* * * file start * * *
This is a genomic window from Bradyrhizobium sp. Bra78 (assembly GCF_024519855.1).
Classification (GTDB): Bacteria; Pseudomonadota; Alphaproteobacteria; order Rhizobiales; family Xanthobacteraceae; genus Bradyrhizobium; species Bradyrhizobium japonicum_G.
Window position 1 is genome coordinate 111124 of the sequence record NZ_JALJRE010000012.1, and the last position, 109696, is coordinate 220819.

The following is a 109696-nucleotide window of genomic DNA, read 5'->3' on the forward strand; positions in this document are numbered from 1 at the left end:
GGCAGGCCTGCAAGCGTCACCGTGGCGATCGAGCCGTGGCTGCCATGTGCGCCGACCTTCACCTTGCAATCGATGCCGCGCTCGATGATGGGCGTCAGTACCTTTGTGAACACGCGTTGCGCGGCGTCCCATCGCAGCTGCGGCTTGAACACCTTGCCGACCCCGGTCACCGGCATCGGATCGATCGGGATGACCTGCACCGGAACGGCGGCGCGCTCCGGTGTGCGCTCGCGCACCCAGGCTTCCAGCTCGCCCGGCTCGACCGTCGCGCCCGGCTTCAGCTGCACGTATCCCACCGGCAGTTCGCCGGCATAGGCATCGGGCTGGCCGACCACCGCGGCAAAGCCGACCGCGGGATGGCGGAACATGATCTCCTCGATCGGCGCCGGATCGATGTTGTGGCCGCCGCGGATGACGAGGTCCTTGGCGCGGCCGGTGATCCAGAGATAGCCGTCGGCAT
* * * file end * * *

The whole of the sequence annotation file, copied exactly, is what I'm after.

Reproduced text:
This is a genomic window from Bradyrhizobium sp. Bra78 (assembly GCF_024519855.1).
Classification (GTDB): Bacteria; Pseudomonadota; Alphaproteobacteria; order Rhizobiales; family Xanthobacteraceae; genus Bradyrhizobium; species Bradyrhizobium japonicum_G.
Window position 1 is genome coordinate 111124 of the sequence record NZ_JALJRE010000012.1, and the last position, 109696, is coordinate 220819.

The following is a 109696-nucleotide window of genomic DNA, read 5'->3' on the forward strand; positions in this document are numbered from 1 at the left end:
GGCAGGCCTGCAAGCGTCACCGTGGCGATCGAGCCGTGGCTGCCATGTGCGCCGACCTTCACCTTGCAATCGATGCCGCGCTCGATGATGGGCGTCAGTACCTTTGTGAACACGCGTTGCGCGGCGTCCCATCGCAGCTGCGGCTTGAACACCTTGCCGACCCCGGTCACCGGCATCGGATCGATCGGGATGACCTGCACCGGAACGGCGGCGCGCTCCGGTGTGCGCTCGCGCACCCAGGCTTCCAGCTCGCCCGGCTCGACCGTCGCGCCCGGCTTCAGCTGCACGTATCCCACCGGCAGTTCGCCGGCATAGGCATCGGGCTGGCCGACCACCGCGGCAAAGCCGACCGCGGGATGGCGGAACATGATCTCCTCGATCGGCGCCGGATCGATGTTGTGGCCGCCGCGGATGACGAGGTCCTTGGCGCGGCCGGTGATCCAGAGATAGCCGTCGGCAT